China deems all cryptocurrency transactions illegal –

A halt to cryptocurrencies in China: the Central Bank ruled on Friday that all financial transactions involving them were illegal, leading to a fall in the price of these virtual currencies, including that of bitcoin.

The values ​​of cryptocurrencies, including bitcoin, have fluctuated massively over the past year in part due to regulations in China, which seek to prevent speculation and money laundering.

“Business activities related to virtual currencies are illegal financial activities,” the Chinese Central Bank (PBOC) said in a statement. She added that offenders would be “investigated for criminal liability in accordance with the law.”

The course of virtual currencies heckled

The ruling bans all financial activities involving cryptocurrencies, such as trading in virtual currencies, selling tokens, transactions involving virtual currency derivatives, and “illegal fundraising.”

The Chinese award seriously heckled the best-known cryptocurrency, bitcoin. It lost 6.2% to $ 41,941 on Friday, according to data compiled by Bloomberg.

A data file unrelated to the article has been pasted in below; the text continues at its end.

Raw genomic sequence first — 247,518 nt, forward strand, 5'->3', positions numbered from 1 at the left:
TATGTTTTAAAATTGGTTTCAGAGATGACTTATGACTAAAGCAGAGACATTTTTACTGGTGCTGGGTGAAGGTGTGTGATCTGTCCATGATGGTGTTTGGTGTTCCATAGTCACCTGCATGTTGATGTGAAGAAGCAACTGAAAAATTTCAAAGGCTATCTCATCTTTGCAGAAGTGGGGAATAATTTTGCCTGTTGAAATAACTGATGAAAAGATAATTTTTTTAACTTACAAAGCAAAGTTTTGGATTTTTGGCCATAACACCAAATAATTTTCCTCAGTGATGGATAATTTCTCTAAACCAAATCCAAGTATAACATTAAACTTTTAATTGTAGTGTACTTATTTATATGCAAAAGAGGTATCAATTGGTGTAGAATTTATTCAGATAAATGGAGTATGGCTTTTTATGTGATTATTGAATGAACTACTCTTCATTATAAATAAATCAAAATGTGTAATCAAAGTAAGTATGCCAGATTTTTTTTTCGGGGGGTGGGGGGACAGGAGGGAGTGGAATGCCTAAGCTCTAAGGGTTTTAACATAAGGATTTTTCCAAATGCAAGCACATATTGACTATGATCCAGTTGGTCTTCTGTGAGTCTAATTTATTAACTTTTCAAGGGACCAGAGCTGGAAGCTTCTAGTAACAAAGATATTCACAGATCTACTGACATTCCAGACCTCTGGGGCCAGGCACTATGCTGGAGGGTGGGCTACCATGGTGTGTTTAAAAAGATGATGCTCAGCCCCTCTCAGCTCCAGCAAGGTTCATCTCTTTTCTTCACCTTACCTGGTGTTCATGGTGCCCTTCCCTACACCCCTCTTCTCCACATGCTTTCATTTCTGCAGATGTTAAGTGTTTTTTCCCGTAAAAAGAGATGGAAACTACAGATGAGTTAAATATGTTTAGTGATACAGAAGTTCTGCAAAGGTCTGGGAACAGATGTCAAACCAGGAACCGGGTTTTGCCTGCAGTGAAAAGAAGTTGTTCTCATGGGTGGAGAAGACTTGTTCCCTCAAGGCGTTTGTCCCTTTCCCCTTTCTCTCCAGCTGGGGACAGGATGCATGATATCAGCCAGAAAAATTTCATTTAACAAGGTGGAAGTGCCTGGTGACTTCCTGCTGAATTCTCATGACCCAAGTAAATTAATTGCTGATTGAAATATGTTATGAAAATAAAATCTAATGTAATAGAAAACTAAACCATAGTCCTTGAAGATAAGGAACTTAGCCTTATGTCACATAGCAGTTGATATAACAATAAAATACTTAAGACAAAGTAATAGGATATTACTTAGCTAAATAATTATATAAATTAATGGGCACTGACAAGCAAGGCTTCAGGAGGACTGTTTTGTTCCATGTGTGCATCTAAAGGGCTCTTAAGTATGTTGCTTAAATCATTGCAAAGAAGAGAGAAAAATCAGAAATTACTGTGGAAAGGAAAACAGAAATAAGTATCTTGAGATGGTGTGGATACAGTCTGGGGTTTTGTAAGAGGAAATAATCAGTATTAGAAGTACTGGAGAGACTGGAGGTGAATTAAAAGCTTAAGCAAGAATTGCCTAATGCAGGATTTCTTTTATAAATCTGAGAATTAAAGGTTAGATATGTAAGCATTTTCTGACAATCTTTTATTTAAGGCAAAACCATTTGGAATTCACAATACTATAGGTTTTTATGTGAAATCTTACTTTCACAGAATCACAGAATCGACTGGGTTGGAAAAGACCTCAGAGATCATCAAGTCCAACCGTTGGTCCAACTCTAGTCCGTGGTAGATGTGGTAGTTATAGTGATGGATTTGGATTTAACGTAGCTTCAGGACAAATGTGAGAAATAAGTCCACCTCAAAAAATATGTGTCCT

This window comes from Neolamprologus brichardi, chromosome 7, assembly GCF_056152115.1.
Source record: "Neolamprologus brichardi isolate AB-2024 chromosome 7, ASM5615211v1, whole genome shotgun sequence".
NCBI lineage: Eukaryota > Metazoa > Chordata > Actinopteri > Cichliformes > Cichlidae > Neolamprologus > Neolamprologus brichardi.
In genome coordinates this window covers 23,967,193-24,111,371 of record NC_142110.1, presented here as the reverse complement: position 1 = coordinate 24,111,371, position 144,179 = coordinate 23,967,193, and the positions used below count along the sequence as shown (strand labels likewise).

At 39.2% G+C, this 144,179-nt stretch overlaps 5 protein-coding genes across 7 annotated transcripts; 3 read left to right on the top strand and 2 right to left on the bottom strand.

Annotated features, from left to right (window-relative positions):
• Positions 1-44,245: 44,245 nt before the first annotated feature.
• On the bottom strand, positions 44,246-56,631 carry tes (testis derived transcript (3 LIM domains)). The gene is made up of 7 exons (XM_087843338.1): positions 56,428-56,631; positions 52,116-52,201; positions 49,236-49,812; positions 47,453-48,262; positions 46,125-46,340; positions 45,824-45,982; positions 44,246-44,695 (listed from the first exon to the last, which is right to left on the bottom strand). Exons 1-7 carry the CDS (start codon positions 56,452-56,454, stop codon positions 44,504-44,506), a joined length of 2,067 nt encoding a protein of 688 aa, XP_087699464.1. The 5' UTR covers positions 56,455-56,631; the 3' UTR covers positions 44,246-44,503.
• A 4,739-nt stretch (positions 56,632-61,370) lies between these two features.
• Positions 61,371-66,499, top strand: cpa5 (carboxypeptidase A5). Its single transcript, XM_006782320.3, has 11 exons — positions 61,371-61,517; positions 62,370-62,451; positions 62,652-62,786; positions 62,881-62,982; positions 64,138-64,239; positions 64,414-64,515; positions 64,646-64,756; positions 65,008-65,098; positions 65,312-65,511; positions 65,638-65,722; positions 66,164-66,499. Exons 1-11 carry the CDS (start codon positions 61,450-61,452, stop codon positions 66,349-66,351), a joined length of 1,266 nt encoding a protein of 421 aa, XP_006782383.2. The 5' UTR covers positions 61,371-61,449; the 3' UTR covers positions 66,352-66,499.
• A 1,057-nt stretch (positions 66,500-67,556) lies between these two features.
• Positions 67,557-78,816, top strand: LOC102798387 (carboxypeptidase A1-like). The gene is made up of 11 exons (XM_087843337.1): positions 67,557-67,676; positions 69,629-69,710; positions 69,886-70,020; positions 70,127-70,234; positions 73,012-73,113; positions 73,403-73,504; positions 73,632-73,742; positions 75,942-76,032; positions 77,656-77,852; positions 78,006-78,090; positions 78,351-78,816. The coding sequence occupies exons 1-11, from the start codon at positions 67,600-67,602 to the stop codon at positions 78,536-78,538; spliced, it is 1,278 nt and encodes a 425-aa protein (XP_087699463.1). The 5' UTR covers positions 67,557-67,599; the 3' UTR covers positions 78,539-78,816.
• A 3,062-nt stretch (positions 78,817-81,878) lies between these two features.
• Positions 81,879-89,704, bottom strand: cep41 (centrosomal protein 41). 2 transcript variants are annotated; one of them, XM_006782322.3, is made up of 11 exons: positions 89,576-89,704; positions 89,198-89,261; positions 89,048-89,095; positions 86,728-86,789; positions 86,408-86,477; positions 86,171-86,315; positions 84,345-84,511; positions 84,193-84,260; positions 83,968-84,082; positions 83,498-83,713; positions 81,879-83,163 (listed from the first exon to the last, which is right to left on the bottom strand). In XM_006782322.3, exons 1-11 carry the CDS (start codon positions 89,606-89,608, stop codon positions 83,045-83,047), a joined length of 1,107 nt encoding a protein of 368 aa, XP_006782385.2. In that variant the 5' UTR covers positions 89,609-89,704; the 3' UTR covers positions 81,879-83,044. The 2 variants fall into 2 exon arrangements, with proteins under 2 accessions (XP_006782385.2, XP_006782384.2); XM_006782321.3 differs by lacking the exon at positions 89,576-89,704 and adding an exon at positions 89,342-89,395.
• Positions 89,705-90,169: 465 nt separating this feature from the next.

Other cryptocurrencies also fell sharply: ethereum fell 10.7% to $ 2,806, and the entire market erased nearly $ 150 billion from its valuation, to $ 1,850 billion, according to the Coinmarketcap site, which lists more than 12,000 cryptocurrencies.

Signal fort

In recent years, “trade and speculation around bitcoin and other virtual currencies has become widespread, disrupting the economic and financial order, giving rise to money laundering, illegal fundraising, fraud, pyramid schemes and other illegal and criminal activities “, denounced the Central Bank in its press release.

Friday’s announcement is Beijing’s strongest signal sent to cryptocurrencies to date. Bitcoin, the world’s most widely used digital currency, and other cryptocurrencies cannot be traced by a central bank, making it difficult to regulate them.

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This crackdown on the use of cryptocurrencies could be a way for China to set up its own digital currency, already in the pipeline, which would facilitate the monitoring of transactions by the central power.


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